Cornis-Pope, Marcel; Neubauer, John; eds. History of the Literary
Cultures of East-Central Europe: Junctures and Disjunctures in the 19th
and 20th Centuries. 4 volumes. Amsterdam; Philadelphia: J. Benjamins, 2004-2010.
Esperanto is mentioned in vols. 1-3. Vol. 4 mentions Sándor Szathmári.
Vol. 1 (2004): In the article "National operas in East-Central Europe" by John Neubauer (pp. 514 -523), there is a mention of an Esperanto translation (p. 515):
As a touching gesture of compensation, an enterprising Pole published in Paris an Esperanto translation of Włodzimierz Wolski’s libretto for Stanisław Moniuszko’s opera Halka.Bibliographic reference (p. 620):
Wolski, Włodzimierz. Halka. Esperanto trans. Antoni Grabowski. Paris: Hachette, 1912.Vol. 2 (2006): In the article "Ashkenaz or the Jewish Cultural Presence in East-Central Europe" by Seth L. Wolitz (pp. 314-331), on the Ashkenazi linguistic panorama (p. 328):
"It was not by accident that an Ashkenazic Jew, Ludwik Lazar Zamenhof, born in Bialystok and at first a Yiddishist, invented Esperanto (hope), a synthetic language designed to serve as an international expression of peace and thus to escape the nationalist baggage weighing any national tongue. Language was thus problematized by Jews around 1900, and the chosen medium indicated an ideological, political, and cultural commitment ranging from nationalist/religious/socialist confrontations around Hebrew and Yiddish, to an accommodationist use of the dominant language of the State, and further to the invention of a new tongue with an implied federalist agenda."In another article: "Monuments and the Literary Culture of Riga" by Irina Novikova (pp. 40-56), on Russian poet Vsevolod Cheshikhin (pp. 44-45):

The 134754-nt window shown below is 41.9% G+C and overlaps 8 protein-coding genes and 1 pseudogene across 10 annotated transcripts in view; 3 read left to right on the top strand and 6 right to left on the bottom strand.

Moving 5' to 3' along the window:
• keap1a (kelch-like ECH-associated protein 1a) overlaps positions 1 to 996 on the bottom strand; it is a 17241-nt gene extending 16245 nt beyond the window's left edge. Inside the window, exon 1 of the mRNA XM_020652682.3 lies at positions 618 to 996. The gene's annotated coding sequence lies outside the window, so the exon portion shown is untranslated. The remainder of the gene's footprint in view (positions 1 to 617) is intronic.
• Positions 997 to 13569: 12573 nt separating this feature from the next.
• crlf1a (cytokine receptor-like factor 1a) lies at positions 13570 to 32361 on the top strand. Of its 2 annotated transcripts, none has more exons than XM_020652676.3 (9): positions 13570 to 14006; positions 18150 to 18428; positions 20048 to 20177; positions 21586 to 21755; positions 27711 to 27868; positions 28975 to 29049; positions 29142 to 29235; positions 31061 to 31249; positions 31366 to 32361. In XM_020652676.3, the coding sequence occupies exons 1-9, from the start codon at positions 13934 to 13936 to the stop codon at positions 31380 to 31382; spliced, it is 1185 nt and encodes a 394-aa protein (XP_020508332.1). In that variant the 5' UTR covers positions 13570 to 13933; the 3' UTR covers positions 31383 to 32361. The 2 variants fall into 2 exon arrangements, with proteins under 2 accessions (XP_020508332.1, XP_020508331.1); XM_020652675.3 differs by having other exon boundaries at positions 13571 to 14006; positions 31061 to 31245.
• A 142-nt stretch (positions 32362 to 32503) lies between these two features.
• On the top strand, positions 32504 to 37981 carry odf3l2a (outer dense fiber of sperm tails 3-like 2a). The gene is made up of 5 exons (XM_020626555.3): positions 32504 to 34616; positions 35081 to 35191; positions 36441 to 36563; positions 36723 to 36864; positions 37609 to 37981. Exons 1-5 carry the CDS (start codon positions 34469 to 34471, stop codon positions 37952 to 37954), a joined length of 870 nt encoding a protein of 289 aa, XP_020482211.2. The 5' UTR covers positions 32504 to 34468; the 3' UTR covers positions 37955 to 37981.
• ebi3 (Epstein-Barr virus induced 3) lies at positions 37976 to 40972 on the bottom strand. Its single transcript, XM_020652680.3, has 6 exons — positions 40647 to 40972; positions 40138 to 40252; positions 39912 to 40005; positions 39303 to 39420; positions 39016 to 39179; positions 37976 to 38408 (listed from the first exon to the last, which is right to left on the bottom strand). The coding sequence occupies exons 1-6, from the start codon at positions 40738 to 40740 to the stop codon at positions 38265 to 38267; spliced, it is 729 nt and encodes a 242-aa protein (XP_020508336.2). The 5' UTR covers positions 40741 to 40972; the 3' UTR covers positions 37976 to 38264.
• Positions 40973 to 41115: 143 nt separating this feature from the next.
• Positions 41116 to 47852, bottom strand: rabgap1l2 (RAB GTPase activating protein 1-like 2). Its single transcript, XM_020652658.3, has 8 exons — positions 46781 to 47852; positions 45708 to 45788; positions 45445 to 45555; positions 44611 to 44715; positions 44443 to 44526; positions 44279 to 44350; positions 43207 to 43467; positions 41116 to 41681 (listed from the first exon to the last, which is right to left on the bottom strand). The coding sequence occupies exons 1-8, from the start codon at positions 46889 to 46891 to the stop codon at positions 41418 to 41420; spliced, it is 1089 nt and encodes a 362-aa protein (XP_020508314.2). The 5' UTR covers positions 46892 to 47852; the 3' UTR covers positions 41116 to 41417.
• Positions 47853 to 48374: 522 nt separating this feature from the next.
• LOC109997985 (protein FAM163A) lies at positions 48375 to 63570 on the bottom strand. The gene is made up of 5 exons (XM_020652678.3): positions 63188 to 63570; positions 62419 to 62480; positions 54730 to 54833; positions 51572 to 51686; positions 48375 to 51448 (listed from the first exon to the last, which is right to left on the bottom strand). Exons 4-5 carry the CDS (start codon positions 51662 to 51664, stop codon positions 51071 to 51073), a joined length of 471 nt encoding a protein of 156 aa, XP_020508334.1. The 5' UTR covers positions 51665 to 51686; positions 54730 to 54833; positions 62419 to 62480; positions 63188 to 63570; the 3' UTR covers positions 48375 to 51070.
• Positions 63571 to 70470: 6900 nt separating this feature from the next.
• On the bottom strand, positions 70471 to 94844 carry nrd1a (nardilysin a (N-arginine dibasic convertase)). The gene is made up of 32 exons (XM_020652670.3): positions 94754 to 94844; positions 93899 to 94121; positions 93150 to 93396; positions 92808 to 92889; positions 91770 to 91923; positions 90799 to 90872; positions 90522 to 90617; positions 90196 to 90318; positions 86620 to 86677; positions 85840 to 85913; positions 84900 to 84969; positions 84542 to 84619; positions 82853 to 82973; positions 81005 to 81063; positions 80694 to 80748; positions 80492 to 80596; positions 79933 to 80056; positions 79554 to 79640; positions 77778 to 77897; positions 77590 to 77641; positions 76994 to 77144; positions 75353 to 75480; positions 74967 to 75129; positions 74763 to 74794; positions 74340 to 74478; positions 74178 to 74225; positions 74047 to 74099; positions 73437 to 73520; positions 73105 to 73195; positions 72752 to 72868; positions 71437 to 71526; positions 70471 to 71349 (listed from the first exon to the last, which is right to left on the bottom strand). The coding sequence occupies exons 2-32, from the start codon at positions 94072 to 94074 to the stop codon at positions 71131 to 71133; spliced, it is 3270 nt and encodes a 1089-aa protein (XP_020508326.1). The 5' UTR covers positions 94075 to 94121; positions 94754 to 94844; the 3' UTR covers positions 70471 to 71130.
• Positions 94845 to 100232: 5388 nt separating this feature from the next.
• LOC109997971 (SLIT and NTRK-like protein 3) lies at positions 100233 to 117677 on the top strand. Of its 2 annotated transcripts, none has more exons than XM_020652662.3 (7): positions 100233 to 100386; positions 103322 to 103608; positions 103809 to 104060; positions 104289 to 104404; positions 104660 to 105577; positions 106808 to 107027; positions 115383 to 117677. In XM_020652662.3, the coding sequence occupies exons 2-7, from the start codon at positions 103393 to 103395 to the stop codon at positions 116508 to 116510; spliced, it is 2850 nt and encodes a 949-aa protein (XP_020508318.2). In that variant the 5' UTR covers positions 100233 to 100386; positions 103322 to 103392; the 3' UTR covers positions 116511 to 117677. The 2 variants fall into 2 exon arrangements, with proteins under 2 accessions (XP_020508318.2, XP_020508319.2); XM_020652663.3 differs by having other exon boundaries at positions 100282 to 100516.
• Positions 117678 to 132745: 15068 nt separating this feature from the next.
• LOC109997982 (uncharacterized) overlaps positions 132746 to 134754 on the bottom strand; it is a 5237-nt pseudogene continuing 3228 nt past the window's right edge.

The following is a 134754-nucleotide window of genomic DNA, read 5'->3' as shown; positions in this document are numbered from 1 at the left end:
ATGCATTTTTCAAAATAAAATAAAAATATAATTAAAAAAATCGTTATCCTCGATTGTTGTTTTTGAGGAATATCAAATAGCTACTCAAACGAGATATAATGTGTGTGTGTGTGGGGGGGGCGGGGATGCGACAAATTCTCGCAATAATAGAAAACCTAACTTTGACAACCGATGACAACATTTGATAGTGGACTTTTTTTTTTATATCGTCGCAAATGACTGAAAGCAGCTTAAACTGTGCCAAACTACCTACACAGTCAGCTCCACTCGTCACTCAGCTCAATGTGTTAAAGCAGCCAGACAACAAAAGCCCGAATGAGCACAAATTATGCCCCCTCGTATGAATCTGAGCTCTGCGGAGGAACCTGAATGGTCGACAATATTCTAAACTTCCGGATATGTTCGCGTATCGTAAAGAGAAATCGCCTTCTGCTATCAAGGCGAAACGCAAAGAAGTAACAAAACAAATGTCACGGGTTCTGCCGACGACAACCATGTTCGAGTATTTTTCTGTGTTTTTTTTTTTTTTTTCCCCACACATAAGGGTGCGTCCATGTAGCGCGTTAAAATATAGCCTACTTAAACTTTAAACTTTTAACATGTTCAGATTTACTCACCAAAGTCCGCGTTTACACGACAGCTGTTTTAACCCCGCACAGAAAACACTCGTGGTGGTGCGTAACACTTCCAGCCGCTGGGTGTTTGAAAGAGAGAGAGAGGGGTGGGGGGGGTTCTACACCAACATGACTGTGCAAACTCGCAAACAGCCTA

"His interest in creating a universal language similar to Esperanto reflected his faith in the internationalism of poetic culture."From Wikipedia: Pan-Slavic language:
"Neposlava (Непослава) was created by Vsevolod Evgrafovich Cheshikhin (Всеволод Евграфович Чешихин) in 1915 in Nizhny Novgorod, Russia. In 1913 he created a system to construct zonal languages based on Esperanto affixes which are used with national roots and called it Nepo. Then in 1915 he created a nepo-language based on the Slavic lexicon - Neposlava ("Slavic Nepo"). He also used this system to construct other "new Esperantoes" based on Latin-Romance and Germanic languages."Vol 3: The Making and Remaking of Literary Institutions (2007): From the "General Introduction" by John Neubauer (with Inna Peleva on Bulgaria and Mihály Szegedy-Maszák on Kölcsey and Széchenyi) (pp. 1-38), on competing Hebrew and Yiddish revivals (p. 13):
"The rivalry was unique even on a purely linguistic level, for unlike Croatian and Serbian or Czech and Slovak, Hebrew and Yiddish represented two radically different languages and cultures, both of which lived embedded in other linguistic environments (Russian, Polish etc.) that had reached already more advanced stages in their own awakening. Esperanto was invented by an Ashkenazi Jew, Ludwik Lazarus Zamenhof, as an attempt to overcome this Babel."Vol. 4: Types and Stereotypes (2010): Introduction to section on women authors (pp. 221-227) in a discussion of dystopias mentions Sándor Szathmári (p. 226):
The most famous East-Central European dystopia R.U.R. (see Veronika Ambros's article in this volume), in which the robots kill off all but one of their makers on a remote island. Since they arenot programmed to generate successors, the robots also seem doomed to extinction, but a love affair between a male and a female robot offers some hope for species survival. The ending resembles that of Imre Madách's Az ember tragédiája (Tragedy of Man; 1862), where Adam, having surveyed the history and the projected future of mankind, wants to commit suicide and thus terminate mankind but is prevented from it by Eve's announcement that she is pregnant. Such pessimistic projections of a future surely qualify as dystopias, even if they do not involve totalitarian visions of society. Dystopic in this sense are also two Hungarian novels, Sándor Szathmári's Kazohinia (1941), one of the most important novels written in Esperanto, and Ferenc Karinthy's Epepe (1971), published in English with considerable success in 2008.